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Ex-Valve staffer thinks VR MMORPGs are a bad idea

Fabian Giesen is a programmer and he worked at Valve as a contractor through nine months in 2012 and a further three this year, helping it develop virtual reality technology. With a gig like that, you’d expect him to be champing at the bit to see VR hardware like the Oculus Rift hit the mainstream and for developers to really push the boundaries of what gaming can be. On the contrary though, he’s really not impressed with the VR future we’ve envisioned and thinks it could actually be really bad for everyone involved.

He’s not just bad mouthing the technology for the sake of it mind you, or because he doesn’t know what he’s talking about. Giesen has tried many VR prototypes and is excited about the programming aspects of working with such hardware, making demos that feel real and for the potential applications of being able to do things in a virtual world that then effect the real world. VR has huge possibilities, but it’s the gaming side of it that Gieson believes is far too solitary.

This image, created by Eran Folio, has become somewhat synonymous with the idea of VR making us hide from the real world

“The endpoint of VR […] seems to be fundamentally anti-social, completing the sad trajectory of entertainment moving further and further away from shared social experiences. (As I have mentioned multiple times, I find the limited, formalized, abstracted and ultimately alienated social interactions in most forms of online gaming to be immensely off-putting),” he said.

Giesen is worried that we’re heading towards the all-encompassing MMO that Ernest Cline discussed in Ready Player One, a virtual universe that’s enormous in scope, but so limited in interactivity, because it’s all virtual. For Giesen, the best aspects of gaming are doing so in person with a friend. Even if that happens in VR, you won’t be able to see each other. The real versions of yourself anyway.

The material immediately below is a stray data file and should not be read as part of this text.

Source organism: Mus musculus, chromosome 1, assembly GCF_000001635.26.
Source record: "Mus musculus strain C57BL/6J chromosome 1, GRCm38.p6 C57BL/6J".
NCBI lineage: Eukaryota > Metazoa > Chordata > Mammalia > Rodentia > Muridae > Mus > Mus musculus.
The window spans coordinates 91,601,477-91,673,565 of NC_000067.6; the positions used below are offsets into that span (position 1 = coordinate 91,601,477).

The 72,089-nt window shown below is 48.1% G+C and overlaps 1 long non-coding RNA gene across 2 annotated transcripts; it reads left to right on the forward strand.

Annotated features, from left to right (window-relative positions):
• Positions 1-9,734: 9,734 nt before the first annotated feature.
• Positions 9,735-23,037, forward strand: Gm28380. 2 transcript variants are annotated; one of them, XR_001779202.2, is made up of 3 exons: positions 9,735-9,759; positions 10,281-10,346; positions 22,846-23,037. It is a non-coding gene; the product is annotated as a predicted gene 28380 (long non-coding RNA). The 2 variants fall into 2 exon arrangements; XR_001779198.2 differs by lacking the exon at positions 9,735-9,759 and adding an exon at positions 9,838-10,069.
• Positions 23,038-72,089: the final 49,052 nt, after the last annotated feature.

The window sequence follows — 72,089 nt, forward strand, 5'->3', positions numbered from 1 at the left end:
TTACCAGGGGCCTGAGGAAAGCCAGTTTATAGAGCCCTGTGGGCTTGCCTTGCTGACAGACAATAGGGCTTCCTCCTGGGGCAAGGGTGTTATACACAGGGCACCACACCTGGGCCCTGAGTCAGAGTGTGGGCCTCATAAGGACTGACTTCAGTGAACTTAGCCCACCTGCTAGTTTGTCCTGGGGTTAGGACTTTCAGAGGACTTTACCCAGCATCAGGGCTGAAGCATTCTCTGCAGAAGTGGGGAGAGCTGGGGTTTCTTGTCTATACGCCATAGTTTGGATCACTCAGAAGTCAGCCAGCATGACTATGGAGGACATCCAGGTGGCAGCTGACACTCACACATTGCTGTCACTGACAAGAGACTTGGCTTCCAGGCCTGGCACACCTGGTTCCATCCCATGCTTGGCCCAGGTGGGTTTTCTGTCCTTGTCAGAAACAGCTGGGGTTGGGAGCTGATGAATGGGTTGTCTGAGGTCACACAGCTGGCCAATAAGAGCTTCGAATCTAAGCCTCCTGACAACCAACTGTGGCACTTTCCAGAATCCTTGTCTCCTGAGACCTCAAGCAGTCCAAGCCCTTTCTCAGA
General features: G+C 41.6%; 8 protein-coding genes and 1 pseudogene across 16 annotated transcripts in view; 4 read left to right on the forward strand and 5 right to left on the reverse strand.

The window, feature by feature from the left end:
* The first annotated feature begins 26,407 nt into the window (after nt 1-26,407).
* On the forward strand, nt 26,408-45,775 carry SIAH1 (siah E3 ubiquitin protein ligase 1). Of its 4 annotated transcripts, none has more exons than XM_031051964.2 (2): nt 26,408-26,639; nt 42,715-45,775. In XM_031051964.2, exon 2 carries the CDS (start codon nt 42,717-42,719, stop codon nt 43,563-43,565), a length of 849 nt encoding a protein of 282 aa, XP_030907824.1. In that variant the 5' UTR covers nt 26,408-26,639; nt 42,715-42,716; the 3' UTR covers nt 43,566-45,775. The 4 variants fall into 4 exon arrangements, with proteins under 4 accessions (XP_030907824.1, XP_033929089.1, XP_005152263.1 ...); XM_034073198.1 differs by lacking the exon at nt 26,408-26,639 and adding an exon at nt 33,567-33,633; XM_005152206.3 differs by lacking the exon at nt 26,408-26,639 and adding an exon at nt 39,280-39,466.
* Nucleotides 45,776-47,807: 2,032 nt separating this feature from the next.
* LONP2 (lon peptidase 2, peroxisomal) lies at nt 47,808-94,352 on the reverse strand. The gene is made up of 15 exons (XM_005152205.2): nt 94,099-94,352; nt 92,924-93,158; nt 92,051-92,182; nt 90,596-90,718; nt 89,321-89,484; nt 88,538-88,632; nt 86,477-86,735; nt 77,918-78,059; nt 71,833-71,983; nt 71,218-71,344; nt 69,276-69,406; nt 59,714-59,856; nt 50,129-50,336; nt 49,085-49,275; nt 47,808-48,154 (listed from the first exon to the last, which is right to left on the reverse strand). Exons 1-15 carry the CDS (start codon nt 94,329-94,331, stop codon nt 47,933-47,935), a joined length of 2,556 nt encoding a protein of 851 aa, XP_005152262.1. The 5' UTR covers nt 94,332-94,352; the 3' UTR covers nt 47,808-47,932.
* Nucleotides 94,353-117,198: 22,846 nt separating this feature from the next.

On top of that, he sees the future aas one dominated by adverts. 

“Once you’re selling ads, the ad-buyers are your customers; the people on your service are, depending on how cynical you’re feeling today, either the product or your work force,” he continued. “And having an immersive virtual environment that is set up to, ultimately, generate ad revenue (and hence prioritize the needs of the advertisers over the desires of its users) is just an inherently gross concept to me.”He closes by suggesting a future, where Facebook adverts dominate an immersive, yet flawed virtual world where no-one interacts in meaningful ways: “That’s a very cyberpunk future all right, but one I’d prefer not to live in.”

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KitGuru Says: What do you think of Giesen’s depressing take on the future of virtual reality? As much fun as I’ve had with the Rift, my favourite time with it has been holding parties to show lots of people one after the other and to see their reactions. I’ve yet to sit down and play it alone for more than an hour. Perhaps that says something about the longevity of enjoyment with such a thing, or simply that the games aren’t there yet. 

[Thanks Eurogamer]

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